All of today currencies are fiat currencies. Fiat currency is defines as not represent
anything tangible but are only worth something due to government decree
(namely legal tender laws). In the book "Principles of Economics" written by
N. Gregory mention that Fiat money, such as paper dollars, is money without
It would be worthless if it were not used as money."
"We have gold because we cannot trust Governments." - President Herbert Hoover
On the other hand, gold are the currency which not created and controlled by governments.
Gold was once the main currency in most of Europe, Asia and Americans for the past few
thousand years which up to 1971. Gold which evolved independently as money in the word's
main civilization due to the following reasons:
The amount of mined gold has increased only slowly, rarely more than 2% per year.
Gold won't rot, break, crumble, decay, corrode or tarnish. Gold is unaffected by
air, water, and even most acids.
If all the gold ever mined were made into a single cube. Its edge would be
20 meters. Not quite enough to cover a single tennis court.
Easily reshape it, flatten it, and divide it into tiny pieces.
"The modern mind dislikes gold because it blurts out unpleasant truths."
- Joseph Schumpeter (1883 - 1950)
From 1934 to 1971, government currencies were backed by gold.
This defined which at any time, you able to exchange a unit of any of the world's main
government currencies for a prescribed amount of gold.
For an example, you could exchange 35 US dollar for one ounce of gold.
But in 1971, President Richard Nixon abandoned the Bretton Woods Agreement,
devalued the dollar, raised the fixed price of gold fictitiously to $37.50, and slammed
shut the gold window to stop an international run on the U.S. gold reserve.
This is when the fiat currency started.
Examples of other fiat currencies include:
1. Chinese bark currency (notes printed on tree bark, as recorded by Marco Polo),
1260 - 1360. One of the earliest fiat currencies, ended in hyperinflation.
2. Banque Royale Notes in France, the ‘Mississippi system'
(designed by John Law).
Issued in 1716. Collapsed worth nothing by 1720.
3. Continental bills, printed by the US Congress during the American Revolution.
Began issue in 1775, shrank to 1/40 of their original value by 1780.
Hence the saying ‘not worth a Continental'.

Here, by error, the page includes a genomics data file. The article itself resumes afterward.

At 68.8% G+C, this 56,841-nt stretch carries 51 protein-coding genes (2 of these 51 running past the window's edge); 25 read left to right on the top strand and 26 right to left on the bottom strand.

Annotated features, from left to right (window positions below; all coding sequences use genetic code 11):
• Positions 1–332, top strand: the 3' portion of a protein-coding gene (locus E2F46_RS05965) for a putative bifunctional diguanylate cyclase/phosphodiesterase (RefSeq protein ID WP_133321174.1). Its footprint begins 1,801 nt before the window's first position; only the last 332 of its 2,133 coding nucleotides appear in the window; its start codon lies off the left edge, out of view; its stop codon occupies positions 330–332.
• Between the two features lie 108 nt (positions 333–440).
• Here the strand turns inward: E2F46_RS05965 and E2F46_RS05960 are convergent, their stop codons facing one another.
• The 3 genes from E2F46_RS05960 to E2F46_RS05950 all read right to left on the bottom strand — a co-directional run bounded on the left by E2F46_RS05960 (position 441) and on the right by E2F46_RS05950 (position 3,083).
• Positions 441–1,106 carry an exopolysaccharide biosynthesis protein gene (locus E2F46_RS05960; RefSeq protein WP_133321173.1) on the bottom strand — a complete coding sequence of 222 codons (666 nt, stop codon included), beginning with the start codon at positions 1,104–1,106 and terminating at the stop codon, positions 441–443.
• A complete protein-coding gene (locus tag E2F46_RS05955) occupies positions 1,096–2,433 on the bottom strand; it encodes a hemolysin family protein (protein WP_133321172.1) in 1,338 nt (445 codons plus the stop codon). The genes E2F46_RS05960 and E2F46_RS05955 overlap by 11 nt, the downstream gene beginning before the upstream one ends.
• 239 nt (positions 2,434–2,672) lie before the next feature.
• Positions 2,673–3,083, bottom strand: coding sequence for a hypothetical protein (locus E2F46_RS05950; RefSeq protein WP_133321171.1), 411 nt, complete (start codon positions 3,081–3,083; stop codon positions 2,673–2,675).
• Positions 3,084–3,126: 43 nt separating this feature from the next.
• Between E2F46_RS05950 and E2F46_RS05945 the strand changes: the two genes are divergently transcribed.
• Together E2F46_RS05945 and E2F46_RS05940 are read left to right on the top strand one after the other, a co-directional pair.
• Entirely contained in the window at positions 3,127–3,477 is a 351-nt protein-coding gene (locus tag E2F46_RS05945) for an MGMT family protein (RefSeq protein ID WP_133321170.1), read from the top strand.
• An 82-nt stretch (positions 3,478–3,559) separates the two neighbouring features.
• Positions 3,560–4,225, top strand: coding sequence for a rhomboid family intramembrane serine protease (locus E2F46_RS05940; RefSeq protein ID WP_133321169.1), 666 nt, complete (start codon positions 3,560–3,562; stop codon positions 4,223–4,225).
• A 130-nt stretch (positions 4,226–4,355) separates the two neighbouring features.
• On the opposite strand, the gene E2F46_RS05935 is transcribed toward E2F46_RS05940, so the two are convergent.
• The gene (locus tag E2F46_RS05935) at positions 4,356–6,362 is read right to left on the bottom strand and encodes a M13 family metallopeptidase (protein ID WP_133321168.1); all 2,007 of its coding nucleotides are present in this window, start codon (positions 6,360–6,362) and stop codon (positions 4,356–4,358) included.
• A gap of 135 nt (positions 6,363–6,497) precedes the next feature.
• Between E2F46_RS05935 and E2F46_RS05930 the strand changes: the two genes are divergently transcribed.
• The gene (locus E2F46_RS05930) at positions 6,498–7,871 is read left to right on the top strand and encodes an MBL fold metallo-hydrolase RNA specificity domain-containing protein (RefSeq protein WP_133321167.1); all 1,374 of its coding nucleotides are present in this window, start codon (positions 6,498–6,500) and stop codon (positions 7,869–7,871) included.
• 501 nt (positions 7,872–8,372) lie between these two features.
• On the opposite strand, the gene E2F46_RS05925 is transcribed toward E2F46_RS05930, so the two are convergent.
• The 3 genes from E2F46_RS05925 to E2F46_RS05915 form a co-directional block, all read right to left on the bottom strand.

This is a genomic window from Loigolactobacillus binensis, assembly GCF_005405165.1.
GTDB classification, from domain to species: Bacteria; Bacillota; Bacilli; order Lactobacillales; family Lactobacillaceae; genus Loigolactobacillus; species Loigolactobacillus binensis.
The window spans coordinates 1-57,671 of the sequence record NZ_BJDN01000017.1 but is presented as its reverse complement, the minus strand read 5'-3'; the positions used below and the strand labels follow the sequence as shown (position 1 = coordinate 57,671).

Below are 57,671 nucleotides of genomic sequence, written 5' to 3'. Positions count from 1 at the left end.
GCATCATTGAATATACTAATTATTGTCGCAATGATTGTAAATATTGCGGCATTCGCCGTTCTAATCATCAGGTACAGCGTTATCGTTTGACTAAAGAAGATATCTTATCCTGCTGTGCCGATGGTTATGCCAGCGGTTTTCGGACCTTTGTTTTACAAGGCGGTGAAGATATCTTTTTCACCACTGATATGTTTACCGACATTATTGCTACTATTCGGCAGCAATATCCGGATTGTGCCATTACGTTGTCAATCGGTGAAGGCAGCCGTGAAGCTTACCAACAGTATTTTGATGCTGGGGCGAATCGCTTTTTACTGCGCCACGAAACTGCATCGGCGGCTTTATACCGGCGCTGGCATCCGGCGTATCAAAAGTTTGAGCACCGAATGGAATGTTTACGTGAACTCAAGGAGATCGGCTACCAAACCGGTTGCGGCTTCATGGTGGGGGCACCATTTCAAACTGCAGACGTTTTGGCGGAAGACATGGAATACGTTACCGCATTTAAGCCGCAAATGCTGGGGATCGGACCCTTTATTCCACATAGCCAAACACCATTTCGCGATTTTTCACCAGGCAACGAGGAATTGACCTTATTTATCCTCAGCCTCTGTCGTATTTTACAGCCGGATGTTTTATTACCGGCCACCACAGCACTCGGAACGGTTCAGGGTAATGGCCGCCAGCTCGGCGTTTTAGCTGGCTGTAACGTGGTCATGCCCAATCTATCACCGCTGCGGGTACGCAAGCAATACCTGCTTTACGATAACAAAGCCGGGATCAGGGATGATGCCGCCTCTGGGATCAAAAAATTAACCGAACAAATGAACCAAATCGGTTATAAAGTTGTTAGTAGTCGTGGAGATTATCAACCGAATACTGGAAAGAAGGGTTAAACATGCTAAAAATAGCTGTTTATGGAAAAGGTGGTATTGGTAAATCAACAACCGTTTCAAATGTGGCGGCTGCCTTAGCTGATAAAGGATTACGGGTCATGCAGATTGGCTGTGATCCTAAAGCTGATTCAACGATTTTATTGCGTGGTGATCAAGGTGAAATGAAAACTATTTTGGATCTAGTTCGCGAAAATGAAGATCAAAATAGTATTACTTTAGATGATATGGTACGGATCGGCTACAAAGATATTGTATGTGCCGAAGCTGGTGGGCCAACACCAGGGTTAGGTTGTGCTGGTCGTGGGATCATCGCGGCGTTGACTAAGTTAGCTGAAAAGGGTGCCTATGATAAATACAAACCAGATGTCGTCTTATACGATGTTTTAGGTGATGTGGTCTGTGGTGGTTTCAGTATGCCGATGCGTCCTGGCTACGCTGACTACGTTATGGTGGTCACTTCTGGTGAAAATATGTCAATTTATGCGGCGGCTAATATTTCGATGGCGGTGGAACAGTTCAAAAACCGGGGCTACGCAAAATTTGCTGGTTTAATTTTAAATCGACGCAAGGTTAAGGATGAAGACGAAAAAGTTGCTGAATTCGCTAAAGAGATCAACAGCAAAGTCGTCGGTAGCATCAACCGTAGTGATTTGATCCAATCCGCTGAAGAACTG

4. Assignats in France during the French Revolution. Issued 1790-1796,
collapsed to 1/600 of their original value by 1797.
5. Marks in Weimar Germany, after WWI. Issued from 1919 to 1924,
collapsed to three trillionths of their original value.
This was the currency that was carried in wheelbarrows towards the end.
Hence from an historical perspective, the only question is how quickly the
US dollar loses value, not whether it will continue to lose value.
Until the 1971, a US dollar was worth 1/35 of an ounce of gold. But right till today
the gold is about 1/1000 of an ounce of gold
Another example, in Vietnam, gold plays an important role
in the purchase of a home. From the moment a buyer and seller agree on a
price to the day the paperwork and sale are completed takes a month or longer.
During this time, the value of the Vietnamese currency may have fallen sharply,
as the current rate of currency depreciation in that country is very rapid.
Accordingly, the buyer will arrange financing with a bank not in terms of the Vietnamese dong,
but in gold, which holds its value in terms of purchasing power.
This arrangement means the buyer will still have enough to pay the agreed price
when the sale is consummated (responsiblegold.org).
Monday, January 3, 2011
Sunday, January 2, 2011
The Precious Metal Gold
“We have gold because we cannot trust Governments.” President Herbert Hoover
Gold is a chemical element which can only be found and not manufactured.
Gold is known for its rarity, softness, density and good in electrical conductivity.
Until today, a total of 161,000 tonnes of gold have been mined in human history,
as of 2009 (National Geographic: "The Real Price of Gold" by Brook Larmer).
This is roughly equivalent to 5.175 billion troy ounces.
The following are some gold's characteristic:
Chemical symbol: Au
Atomic no.: 79
Atomic weight: 196.967
Specific gravity: 19.32
Tensile strength: 11.9
Melting point: 1,063 degree
Hardness (Brinell): 25
Karat Gold Conversions
Karat is a measurement of the purity of gold in an alloy.
Each karat represents a ratio of 1/24 purity, indicating how many parts out of 24 are pure.
Therefore, 24 karat gold is pure, while 18 karat gold is ¾ gold and ¼ alloy
(Dictionary of international trade: handbook of the global trade
community by Edward G. Hinkelman).
Below are some example common used in bullion: -
24-karat = 0.995 to 0.000 pure (fine) gold
22-karat = 0.916 pure (fine) gold
18-karat = 0.750 pure (fine) gold
14-karat = 0.583 pure (fine) gold
10-karat = 0.4167 pure (fine) gold
Source: The ABCs of Gold Investing "How to Protect and Build Your Wealth
With Gold" Second Edition - Michael J. Kosares
Gold Weights and Measures
By tradition gold is quoted and traded in troy ounces, these having been adopted
by the U.S. Mint for the regulation of coinage in 1828.
Unlike 'normal' pounds and ounces there are 12 troy ounces to the troy pound rather than 16.
But a troy pound weighs less than in imperial pound (0.82 British/US pounds).
Cutting through all that nonsense a troy ounce is approximately 0.031kg or 31 grams.
The following gives an approximate conversion between traditional and metric weights.